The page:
For the first time in the history of Australian rugby union, a man baptised into the Roman Catholic Church has been named as the chairman of the game.

New Rugby Australia chairman Dan Herbert has promised to ‘listen to the people’ after nearly 200 years of protestant rule.

Accounts of rugby being played in the Colony of New South Wales date back to the 1840s. Some colonial settlers would have been familiar with earlier forms of the game even before it was formally codified at Britain’s Rugby School in 1845.

Following a golden age just pre and post the 2000 Sydney Olympics, the game has struggled to remain relevant in Australia ever since Johnny Wilkinson snatched the 2003 World Cup from our hands with a cowardly drop goal.

The days of the raw-boned farmers sons being snatched from boarding school dorms and placed in Wallabies jerseys are over, as it becomes clear that Australian private schools are now so exclusive that the only families that can afford them are made up of soft cocks.

The grassroots in suburban clubland has also suffered dramatically to NRL’s pasifika revolution, with rugby league now earning the title as the most exciting footballing code in Australia, and rugby union as the one where the referees talk too much.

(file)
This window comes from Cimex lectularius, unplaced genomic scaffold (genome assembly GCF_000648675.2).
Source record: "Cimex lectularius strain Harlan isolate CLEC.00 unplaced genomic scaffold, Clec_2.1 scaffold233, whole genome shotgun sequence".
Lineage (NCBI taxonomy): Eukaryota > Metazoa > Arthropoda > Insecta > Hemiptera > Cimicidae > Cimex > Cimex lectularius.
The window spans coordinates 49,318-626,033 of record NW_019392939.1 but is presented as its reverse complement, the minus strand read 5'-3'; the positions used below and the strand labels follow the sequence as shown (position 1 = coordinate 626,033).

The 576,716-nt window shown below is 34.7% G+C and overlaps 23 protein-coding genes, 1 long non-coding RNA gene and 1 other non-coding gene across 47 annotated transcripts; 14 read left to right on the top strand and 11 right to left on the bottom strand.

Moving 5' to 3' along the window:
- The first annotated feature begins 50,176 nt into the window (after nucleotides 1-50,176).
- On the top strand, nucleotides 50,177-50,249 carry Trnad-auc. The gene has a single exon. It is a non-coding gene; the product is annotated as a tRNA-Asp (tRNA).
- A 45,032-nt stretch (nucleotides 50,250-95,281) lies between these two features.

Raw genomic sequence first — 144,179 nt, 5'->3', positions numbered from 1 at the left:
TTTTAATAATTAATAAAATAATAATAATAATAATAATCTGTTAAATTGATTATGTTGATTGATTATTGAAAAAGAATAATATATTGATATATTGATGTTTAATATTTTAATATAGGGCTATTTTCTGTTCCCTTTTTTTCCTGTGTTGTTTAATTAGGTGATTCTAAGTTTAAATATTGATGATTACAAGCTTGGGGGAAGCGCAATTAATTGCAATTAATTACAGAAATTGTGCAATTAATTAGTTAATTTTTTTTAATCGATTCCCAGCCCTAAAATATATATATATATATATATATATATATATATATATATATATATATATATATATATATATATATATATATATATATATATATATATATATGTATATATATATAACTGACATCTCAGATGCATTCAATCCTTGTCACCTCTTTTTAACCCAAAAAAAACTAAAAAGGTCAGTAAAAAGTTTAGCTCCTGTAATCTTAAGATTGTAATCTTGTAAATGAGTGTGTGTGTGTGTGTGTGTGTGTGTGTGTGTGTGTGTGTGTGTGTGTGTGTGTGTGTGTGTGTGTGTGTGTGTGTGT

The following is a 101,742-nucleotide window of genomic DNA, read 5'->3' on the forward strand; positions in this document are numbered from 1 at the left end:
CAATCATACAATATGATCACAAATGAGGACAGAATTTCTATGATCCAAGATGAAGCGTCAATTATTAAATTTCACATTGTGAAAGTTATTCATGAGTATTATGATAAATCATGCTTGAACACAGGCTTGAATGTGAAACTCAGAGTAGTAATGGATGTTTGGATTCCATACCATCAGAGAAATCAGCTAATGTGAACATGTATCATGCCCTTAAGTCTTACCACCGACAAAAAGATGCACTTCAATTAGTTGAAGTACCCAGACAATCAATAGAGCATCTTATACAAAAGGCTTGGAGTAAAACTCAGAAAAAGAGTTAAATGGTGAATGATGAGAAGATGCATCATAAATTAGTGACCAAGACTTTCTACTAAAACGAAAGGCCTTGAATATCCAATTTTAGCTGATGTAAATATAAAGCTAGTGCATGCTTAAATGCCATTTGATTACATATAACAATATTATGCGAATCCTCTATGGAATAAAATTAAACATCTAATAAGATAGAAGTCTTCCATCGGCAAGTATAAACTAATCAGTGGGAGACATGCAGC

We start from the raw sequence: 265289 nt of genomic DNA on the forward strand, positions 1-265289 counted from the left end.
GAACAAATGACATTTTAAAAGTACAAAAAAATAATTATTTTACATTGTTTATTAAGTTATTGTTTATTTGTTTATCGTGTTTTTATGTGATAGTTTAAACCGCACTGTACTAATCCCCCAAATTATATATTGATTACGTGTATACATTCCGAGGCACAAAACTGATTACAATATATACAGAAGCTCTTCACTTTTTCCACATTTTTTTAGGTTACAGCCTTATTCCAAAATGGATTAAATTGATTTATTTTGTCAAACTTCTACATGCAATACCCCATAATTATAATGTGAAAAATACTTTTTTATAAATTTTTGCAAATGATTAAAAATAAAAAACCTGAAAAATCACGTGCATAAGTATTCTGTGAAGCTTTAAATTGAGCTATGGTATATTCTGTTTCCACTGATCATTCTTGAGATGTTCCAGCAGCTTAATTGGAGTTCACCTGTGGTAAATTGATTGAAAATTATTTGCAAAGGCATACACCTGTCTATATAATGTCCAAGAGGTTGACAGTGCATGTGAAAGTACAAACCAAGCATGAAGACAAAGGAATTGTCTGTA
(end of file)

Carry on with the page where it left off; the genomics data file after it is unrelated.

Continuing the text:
With rugby union traditionally run by the type of born-to-rule Mosman boys that fire the coach or oust their chairman every time the going gets tough – it has been difficult for the game to maintain any form of consistency when they are pulling a Libspill style coup every 6-18 months.

This specific demographic has also been accused of not wanting to accept that a winning Wallaby side will mostly be made up of boys who have dads that work in factories.

However, the anointment of a practicing Catholic marks a positive direction for Rugby Australia, with hopes that this commitment to diversity might even see a Polynesian Super Rugby coach in the next ten to twenty years.

Herbert is intent on rebuilding the fractured code from the ground up and ultimately returning the Wallabies to the glory days of winning Bledisloe and World Cup trophies, with a centralisation plan that may or may not have been influenced by the Vatican.


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